#599A,599 – 1929 2c Washington Type I-II coil pair, carmine

U.S. #599A
Series of 1923-26 2¢ George Washington
Type II

Issue Date:  March 1929
First City: Washington, D.C.
Quantity Issued: 24,946,522,000
Printed by: Bureau of Engraving and Printing
Printing Method: Rotary Press
Perforation: 10 Vertically
Color: Carmine
 
U.S. #599A was a variant that emerged six years after the original stamp (U.S. #599) was issued. The die plates were starting to wear down, and were re-cut to strengthen the image on the stamp. This resulted in alterations significant enough to establish #599A as a separate variant. The differences are explained below.
 
Type II
 
Series of 1923-26 stamps printed on Type II plates were distinguished from earlier, Type I plates by the following characteristics: The hair on Washington’s head has three heavy lines added. The scrollwork about the left “2” (called “acanthus”) is sharply defined from the outside border it overlaps. The rectangular box surrounding the circles in the bottom corners is more clearly defined.
 
Washington Enjoyed Free Franking
 
George Washington was extended the free franking privilege as a private citizen on April 28, 1784 – only the second person to have it (Ben Franklin was the first). That meant he could send mail for free by applying his signature. When Washington became U.S. President in 1789, he continued to use the franking privilege, even for official duties. However, the free franking privilege had not yet been officially granted to the executive branch of government. That wouldn’t come until February 20, 1792.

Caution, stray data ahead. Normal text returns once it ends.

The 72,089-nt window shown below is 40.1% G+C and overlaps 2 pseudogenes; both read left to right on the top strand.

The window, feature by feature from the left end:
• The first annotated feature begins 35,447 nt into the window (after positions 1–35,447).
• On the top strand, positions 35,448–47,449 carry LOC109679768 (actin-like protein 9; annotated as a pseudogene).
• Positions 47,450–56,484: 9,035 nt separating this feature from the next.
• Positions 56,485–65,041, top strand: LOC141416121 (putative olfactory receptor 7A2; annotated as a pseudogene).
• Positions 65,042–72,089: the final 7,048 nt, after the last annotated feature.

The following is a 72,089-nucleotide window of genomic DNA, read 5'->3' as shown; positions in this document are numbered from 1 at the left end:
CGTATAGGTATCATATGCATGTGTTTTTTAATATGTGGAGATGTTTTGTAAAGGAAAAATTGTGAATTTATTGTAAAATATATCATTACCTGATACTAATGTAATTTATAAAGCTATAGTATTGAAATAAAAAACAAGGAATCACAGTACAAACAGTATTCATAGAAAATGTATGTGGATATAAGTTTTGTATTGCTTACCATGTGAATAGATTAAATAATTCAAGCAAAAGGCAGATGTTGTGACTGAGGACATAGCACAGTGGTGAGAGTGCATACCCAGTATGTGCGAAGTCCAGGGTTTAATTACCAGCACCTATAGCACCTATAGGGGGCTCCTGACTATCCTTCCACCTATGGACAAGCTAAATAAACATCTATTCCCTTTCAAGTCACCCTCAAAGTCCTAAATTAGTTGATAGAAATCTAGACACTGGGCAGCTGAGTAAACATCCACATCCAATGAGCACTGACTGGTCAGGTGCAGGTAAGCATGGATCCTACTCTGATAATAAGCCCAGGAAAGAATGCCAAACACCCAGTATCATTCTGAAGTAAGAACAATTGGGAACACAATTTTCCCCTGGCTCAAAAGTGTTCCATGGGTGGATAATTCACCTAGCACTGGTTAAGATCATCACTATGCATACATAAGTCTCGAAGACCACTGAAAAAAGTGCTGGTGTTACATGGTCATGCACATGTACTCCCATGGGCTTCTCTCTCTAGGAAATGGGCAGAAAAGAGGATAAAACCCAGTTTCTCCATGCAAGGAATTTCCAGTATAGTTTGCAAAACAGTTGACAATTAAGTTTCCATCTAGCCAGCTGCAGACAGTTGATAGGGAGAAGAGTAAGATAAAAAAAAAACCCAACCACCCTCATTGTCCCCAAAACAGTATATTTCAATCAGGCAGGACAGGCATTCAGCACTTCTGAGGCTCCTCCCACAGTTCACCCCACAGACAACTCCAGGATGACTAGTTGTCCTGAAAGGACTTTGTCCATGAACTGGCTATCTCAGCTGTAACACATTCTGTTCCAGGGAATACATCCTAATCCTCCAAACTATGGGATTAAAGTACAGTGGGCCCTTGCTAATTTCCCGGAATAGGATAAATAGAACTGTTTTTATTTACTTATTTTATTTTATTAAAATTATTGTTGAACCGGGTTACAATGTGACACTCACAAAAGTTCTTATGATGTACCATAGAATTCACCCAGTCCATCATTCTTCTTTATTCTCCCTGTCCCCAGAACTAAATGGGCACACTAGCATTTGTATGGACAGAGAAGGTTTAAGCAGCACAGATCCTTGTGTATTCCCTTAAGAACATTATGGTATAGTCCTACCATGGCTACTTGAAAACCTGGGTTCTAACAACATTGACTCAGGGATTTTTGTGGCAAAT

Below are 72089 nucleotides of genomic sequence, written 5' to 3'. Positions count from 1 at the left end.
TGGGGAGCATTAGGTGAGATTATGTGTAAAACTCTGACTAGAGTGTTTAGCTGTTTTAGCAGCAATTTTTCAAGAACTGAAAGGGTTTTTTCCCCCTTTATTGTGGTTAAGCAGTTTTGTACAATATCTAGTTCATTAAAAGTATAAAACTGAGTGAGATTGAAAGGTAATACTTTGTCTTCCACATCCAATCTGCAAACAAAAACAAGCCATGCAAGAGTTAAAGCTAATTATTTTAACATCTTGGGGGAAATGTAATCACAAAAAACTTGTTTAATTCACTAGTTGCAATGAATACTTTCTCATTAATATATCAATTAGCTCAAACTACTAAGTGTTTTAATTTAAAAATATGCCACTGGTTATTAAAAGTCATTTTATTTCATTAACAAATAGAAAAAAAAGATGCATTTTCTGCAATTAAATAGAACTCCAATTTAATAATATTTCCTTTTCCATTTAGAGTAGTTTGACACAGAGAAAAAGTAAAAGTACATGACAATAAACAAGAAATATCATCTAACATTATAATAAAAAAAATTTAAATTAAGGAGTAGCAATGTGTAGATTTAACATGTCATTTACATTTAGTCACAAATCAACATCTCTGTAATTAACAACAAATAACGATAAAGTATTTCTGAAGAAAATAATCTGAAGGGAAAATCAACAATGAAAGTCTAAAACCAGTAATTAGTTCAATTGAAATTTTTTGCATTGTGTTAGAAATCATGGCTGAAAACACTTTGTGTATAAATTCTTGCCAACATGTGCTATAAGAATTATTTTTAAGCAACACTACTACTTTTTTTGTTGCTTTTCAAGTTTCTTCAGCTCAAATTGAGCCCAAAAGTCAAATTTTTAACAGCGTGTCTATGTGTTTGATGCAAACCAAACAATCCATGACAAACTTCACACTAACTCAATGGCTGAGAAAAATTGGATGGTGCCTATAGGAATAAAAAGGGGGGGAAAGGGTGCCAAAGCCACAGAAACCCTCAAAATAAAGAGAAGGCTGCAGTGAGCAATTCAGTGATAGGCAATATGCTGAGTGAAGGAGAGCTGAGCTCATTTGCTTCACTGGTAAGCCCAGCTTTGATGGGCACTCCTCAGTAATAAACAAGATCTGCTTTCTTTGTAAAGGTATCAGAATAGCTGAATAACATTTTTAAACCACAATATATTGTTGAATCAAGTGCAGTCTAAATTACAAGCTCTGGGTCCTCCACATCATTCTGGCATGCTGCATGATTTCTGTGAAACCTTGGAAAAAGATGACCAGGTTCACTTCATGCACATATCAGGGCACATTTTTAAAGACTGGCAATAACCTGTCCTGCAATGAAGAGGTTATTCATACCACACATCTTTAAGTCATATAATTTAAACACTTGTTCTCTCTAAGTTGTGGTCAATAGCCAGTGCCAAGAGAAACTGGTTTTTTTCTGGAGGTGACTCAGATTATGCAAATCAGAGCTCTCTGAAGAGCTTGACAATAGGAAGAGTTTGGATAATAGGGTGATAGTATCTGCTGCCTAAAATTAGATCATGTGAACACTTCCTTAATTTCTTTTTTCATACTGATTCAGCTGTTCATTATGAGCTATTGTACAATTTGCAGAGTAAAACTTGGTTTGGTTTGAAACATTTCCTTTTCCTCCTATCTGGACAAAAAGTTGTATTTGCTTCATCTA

U.S. #599
Series of 1923-26 2¢ George Washington
Type I

Issue Date:  January 1923
First City: Washington, D.C.
Quantity Issued: 24,946,522,000
Printed by: Bureau of Engraving and Printing
Printing Method: Rotary Press
Perforation: 10 Vertically
Color: Carmine
 
U.S. #599 was officially issued on January 15, 1923 – but the Philatelic Stamp Agency didn’t receive any until January 17th. Some coils were sent to post offices as early as January 6th, with the instructions not to release them before the 15th. In some cases, these instructions were overlooked and copies of this stamp were released early. The earliest known usage is on January 10. The stamp remained in production for 16 years.
 
Type I
 
Series of 1923-26 stamps printed on Type I plates have a lighter overall appearance than the ones produced on the later, re-cut Type II plates. The hair on Washington’s head does not have the heavy lines evident in the Type II stamp. The scrollwork about the left “2” (called “acanthus”) is light and not sharply defined. The rectangular box surrounding circle in bottom corners is heavier, less defined.
 
Washington Enjoyed Free Franking
 
George Washington was extended the free franking privilege as a private citizen on April 28, 1784 – only the second person to have it (Ben Franklin was the first). That meant he could send mail for free by applying his signature. When Washington became U.S. President in 1789, he continued to use the franking privilege, even for official duties. However, the free franking privilege had not yet been officially granted to the executive branch of government. That wouldn’t come until February 20, 1792.